Great 'The Retro Hour' interview. Shame about the 30th event and how M$ treated you.
    I recognise the Screensaver now seeing it but never knew you were behind it.
    It was great to see you featured on Bedroom to Billions. You are an important AMIGA family member.

    All the best.

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    1. Thanks Sean - Always nice to hear from an old Amiga fan.

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  6. The new roof looks amazing, the wood color definitely contrasts the grey in the rest of the house. It makes the garage doors the focal point of the house and helps to give it some real character. One big advantage of that wood type garage door is the color and material doesn't weather like you would see in traditional garage doors.

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  7. Your home is absolutely stunning, it looks like a place I would never want to leave. Although I believe the house was perfect, these new features and updates you have added only make it more beautiful. It's awesome that you were able to get the fiber glass cut for the garage door instead of having to exchange them and wait another 8 weeks. Great job!

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  8. Thanks, Owen. I've done quite a bit more on the house this year, and hope to post a new chapter soon.

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  9. Hi Jim, thanks for the fascinating and educational blog. Are you living in any part of the house yet, or do you have still have more to do before you can occupy it?

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  10. Nope, not living in it yet. Haven't even started on the kitchen. One thing slowing us down is the enormous property tax bill ($1000 per month) that's interfering with my ability to afford materials.

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    1. That's one of the downsides of doing things yourself (slowly) - in addition to simply eating up the months (years), there are a lot of fixed costs that start adding up. Also, if you take long enough, you might end up having to redo/repair things (or deal with side-effects of unfinished mechanicals). Plus there's the danger you might not be able to finish it yourself, leaving you with an unfinished albatross (or having to pony up the money to have someone else finish). Still, it's awesome, and if you can afford the risk and the time, more power to you.

      I'm a closet reader of Fine Homebuilding on and off for years, though I rarely do anything myself - too little time; too busy at work and especially now with young kids (6 and 8). We have a 4000 sq ft rambling contemporary house looking over the Great Valley in suburban Philly (near Valley Forge Park), with 25 mile views to the city. 30's hunting lodge, 40's a cottage, and '70-73 extended into a contemporary. Done lots of work to rescue it from various bad decisions and designs; bunch more to do - someday.)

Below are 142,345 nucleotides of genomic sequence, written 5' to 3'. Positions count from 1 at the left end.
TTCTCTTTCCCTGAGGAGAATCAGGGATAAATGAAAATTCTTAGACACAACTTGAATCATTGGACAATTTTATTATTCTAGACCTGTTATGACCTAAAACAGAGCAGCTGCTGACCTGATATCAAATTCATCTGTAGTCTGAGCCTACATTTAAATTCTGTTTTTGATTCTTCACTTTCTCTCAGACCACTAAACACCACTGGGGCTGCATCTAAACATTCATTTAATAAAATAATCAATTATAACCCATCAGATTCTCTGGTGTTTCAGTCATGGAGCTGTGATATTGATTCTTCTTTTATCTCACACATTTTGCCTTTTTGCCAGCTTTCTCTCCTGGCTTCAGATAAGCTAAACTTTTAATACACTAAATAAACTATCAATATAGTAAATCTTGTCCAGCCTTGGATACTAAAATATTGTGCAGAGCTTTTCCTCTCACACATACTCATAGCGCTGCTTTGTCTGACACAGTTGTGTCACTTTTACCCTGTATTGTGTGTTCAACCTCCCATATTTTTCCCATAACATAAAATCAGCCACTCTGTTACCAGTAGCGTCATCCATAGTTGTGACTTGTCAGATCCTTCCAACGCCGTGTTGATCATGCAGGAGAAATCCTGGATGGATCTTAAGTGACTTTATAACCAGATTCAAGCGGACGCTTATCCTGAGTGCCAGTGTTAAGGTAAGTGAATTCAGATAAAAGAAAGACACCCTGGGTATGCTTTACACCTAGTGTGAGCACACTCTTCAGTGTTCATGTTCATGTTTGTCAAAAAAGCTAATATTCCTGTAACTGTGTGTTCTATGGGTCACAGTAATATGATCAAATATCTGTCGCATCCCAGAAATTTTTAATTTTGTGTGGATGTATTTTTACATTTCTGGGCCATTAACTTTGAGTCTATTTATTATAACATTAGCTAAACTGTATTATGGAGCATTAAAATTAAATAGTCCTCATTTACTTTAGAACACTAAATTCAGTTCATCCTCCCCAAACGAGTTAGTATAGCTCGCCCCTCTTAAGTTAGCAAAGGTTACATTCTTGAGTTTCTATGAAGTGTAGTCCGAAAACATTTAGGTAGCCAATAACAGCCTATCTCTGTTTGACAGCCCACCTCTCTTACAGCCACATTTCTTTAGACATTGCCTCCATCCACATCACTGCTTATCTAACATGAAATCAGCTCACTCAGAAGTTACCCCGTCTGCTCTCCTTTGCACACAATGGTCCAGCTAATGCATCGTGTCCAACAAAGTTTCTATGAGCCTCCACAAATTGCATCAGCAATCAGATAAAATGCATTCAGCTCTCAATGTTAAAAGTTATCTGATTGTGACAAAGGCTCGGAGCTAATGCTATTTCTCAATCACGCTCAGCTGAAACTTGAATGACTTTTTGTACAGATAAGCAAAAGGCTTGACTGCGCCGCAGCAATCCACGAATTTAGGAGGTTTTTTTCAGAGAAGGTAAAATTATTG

Too bad you didn't sign a contract to document this all with DIY or HGTV or some such...

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  11. Yeah, after over 10 years of building, there are definitely things that already need re-doing because of age. My wife has given me until next June to get at least the master bedroom and kitchen habitable.

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  12. I love the work of your home, it looks amazing! I can't say I've ever dealt with similar issues that you had in putting in your garage doors since I typically hire a garage door company to do the work. I have had to have help a few times when my garage door broke and we couldn't get the door open.

    Ralph @ coolroofing systems ca

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  13. An expansive percent of natives in America depend on a carport way to keep their vehicles and their homes secure. Clarks Garage Door & Gate Repair Chatsworth

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  14. The tagline of your blog is super accurate. That’s a breathtaking home, and a breathtaking photo from the Northeast as well.Those are some truly gorgeous garage doors. Just look at how much they add to your house's curb appeal!

    Terence Warner @ Brunwin Roofing